The Nines was leant to me by a friend, after we discovered our mutual affection for Ryan Reynolds. We had a long conversation about his films, and found many opinions in common; we even both enjoyed Green Lantern.
Over the course of the conversation, it eventually became clear that our individual interests in the actor were, whilst similar in effect, based on different causes. I like Ryan Reynolds, as I’ve mentioned before, because he’s a likeable, idealised everyman. She likes Ryan Reynolds because he looks good shirtless. We argued, briefly, over whose reason was shared by more people.
Despite this difference, she did lend me The Nines, assuring me that it was a good film even if I didn’t harbour a secret passion for the actor. She turned out to be right – I did enjoy it. With that said, I probably would have enjoyed it more if Ryan Reynolds was my idea of Adonis.
The Nines is three narratives twisted round each other and interlinking in various ways. Ryan Reynolds plays the protagonist in each of the three, taking on the roles of an actor, a writer, and a game designer at different points in the film. The three stories contain the same supporting cast as well as the main actor, with actors appearing in slightly different and complementary roles.
The stories aren’t totally distinct – there is an underlying plot, and underlying ideas, but the discovery of the specific links is pretty much the point of the film, so explaining that in a review would be rather unfair. In brief though, the three shorter narratives all raise questions – details don’t quite make sense, motifs appear throughout (hence the name – the number nine is a recurring idea), and characters themselves express confusion and disquiet. Nothing gets resolved until the final narrative starts putting all the pieces together.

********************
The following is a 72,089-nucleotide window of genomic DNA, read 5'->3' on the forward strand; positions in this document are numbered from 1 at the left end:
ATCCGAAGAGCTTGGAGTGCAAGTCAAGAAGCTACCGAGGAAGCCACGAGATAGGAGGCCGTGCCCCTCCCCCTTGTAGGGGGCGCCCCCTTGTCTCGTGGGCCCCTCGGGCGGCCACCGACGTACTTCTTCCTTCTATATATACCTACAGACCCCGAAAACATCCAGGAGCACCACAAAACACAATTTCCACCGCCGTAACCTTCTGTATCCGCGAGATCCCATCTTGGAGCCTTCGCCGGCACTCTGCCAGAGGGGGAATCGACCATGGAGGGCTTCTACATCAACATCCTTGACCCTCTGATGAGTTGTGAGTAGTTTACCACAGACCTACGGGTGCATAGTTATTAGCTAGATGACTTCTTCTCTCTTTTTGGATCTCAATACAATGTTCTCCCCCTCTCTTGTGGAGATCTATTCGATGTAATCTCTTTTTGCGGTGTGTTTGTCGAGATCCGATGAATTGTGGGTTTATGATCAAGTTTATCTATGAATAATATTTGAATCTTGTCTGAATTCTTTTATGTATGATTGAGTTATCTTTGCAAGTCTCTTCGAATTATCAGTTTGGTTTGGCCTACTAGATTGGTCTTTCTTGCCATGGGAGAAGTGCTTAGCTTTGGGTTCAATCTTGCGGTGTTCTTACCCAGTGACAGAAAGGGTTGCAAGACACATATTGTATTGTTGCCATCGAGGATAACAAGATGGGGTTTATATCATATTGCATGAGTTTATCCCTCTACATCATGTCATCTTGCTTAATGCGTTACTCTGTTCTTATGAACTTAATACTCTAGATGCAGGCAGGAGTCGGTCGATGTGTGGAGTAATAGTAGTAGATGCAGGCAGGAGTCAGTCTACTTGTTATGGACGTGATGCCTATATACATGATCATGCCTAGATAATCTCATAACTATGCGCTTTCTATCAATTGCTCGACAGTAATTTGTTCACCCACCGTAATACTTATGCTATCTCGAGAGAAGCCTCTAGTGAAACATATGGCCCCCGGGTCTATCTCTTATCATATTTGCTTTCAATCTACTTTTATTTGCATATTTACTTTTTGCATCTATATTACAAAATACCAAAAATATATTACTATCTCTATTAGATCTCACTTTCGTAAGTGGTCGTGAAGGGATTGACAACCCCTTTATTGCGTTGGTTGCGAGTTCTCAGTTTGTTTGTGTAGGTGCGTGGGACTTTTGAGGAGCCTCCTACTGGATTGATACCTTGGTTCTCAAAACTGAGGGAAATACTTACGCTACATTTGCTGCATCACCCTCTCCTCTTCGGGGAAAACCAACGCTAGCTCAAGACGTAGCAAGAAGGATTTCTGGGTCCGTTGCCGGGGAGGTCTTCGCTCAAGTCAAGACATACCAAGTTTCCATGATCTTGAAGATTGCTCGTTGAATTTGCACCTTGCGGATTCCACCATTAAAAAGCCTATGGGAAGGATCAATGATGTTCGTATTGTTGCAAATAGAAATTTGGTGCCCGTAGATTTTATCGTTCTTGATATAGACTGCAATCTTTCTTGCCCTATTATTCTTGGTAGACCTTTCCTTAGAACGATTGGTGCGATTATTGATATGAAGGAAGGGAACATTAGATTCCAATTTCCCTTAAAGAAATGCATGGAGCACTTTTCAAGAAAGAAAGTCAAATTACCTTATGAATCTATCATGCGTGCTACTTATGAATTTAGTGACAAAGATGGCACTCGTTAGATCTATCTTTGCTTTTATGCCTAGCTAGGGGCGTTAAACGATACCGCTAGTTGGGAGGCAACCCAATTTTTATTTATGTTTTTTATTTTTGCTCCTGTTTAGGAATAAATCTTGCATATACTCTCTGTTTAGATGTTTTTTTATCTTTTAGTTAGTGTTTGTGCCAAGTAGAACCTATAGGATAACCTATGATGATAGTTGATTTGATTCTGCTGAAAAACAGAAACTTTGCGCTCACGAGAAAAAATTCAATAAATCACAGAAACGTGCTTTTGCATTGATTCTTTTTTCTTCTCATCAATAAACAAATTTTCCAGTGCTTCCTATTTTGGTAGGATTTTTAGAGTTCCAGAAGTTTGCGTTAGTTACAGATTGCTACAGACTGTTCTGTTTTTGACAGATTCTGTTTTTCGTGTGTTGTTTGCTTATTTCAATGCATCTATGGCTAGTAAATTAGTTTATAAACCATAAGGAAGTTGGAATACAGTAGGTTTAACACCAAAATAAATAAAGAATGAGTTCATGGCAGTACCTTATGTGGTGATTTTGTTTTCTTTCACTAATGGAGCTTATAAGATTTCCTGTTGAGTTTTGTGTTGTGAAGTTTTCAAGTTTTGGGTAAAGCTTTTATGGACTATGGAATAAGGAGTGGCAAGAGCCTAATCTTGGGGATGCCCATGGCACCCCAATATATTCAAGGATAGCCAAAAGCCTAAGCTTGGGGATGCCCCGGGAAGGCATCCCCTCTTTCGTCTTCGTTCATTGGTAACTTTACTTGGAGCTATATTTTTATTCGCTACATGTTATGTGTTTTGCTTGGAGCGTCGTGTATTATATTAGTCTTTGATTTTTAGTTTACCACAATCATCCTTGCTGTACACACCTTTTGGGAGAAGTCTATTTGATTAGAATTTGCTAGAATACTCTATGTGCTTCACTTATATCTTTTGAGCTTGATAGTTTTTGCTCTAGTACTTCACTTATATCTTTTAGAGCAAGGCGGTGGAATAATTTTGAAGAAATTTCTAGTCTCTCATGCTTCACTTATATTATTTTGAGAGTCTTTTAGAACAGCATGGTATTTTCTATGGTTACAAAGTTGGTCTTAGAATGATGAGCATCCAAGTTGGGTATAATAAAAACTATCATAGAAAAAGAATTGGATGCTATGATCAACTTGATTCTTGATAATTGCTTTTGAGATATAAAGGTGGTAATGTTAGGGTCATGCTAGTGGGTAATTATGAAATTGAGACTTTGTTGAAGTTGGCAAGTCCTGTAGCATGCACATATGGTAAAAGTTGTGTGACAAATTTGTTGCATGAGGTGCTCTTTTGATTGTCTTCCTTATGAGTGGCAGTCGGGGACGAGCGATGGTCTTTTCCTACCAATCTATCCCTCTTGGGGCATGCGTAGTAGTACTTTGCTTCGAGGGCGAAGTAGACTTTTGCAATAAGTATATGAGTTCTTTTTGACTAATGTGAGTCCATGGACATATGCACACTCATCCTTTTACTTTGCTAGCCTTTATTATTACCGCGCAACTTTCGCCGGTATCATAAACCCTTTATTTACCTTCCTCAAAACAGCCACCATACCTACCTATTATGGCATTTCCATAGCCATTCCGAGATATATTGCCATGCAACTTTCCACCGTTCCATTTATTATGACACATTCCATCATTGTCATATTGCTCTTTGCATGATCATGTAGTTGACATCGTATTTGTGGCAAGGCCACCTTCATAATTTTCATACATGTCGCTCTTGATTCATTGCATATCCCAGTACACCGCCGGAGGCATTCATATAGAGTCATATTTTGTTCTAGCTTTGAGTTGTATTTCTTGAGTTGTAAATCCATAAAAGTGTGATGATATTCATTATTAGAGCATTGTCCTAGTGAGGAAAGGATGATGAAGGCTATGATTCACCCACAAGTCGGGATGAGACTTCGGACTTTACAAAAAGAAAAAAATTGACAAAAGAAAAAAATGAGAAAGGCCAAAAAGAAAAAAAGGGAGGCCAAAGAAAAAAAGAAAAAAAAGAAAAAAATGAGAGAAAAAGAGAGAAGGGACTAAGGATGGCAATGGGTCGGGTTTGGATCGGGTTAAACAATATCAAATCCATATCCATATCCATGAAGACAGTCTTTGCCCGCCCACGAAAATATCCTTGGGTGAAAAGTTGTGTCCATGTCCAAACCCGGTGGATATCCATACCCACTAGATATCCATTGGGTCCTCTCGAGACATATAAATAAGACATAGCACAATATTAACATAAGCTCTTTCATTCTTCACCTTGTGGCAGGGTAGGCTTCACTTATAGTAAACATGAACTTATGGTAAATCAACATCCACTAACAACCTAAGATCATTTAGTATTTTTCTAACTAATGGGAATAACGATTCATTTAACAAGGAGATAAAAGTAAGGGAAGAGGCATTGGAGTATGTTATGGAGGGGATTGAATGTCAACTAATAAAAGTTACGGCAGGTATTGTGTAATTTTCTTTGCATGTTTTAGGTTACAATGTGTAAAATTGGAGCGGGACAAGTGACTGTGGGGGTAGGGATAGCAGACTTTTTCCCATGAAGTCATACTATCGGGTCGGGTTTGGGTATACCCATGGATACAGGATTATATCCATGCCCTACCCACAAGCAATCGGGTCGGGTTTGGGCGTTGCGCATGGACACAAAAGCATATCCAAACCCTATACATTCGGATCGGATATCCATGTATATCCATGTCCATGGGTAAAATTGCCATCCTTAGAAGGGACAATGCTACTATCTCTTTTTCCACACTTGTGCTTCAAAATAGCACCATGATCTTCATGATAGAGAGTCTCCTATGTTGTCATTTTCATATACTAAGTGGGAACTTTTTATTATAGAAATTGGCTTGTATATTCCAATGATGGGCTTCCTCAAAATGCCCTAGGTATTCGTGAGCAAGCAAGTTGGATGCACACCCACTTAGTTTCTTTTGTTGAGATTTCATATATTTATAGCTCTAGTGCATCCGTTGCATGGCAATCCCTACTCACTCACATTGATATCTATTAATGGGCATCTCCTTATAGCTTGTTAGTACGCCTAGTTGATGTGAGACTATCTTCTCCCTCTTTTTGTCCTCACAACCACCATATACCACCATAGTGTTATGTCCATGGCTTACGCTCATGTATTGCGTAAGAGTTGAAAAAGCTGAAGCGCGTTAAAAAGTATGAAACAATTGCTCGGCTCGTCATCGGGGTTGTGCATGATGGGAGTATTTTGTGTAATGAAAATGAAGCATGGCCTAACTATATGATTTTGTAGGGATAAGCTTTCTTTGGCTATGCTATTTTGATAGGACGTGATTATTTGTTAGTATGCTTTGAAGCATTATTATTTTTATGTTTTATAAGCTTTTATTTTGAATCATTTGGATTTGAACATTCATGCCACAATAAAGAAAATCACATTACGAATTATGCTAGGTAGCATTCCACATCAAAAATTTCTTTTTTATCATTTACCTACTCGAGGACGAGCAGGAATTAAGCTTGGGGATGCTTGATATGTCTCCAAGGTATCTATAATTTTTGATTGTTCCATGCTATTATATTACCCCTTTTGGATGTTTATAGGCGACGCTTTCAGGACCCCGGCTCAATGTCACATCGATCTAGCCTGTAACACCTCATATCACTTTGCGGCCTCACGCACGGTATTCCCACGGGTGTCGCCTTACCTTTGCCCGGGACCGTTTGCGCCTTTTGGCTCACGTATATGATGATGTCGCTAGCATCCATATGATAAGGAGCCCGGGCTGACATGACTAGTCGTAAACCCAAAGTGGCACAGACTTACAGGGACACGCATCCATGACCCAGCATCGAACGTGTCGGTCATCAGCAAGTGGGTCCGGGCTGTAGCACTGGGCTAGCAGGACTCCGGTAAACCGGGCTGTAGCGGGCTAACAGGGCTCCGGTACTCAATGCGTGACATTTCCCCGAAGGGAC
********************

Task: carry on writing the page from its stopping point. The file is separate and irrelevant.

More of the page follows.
It’s a strange film, one that takes more risks than a standard vehicle for a famous leading man. It isn’t clear a lot of the time, and it’s content to leave the audience confused for quite a while. I’m not saying it’s incredibly deep, or that it shines out amongst other films for its interesting ideas, but I am saying that it is surprisingly complex, and surprisingly prepared to make the audience work for the payoff. Most modern films seem to spell everything out in rather too much detail, as this comic suggests, albeit hyperbolically.
The Nines kept me guessing for most of the film – normally I’m pretty good at working out the twists, and I had parts of the film worked out in my head, but the overall idea wasn’t obvious until it was explained. Trying to work out the puzzle was the thing I most enjoyed about the film – it’s always entertaining to try and spot the resolution/murderer/traitor in a film, but it’s rarely this difficult.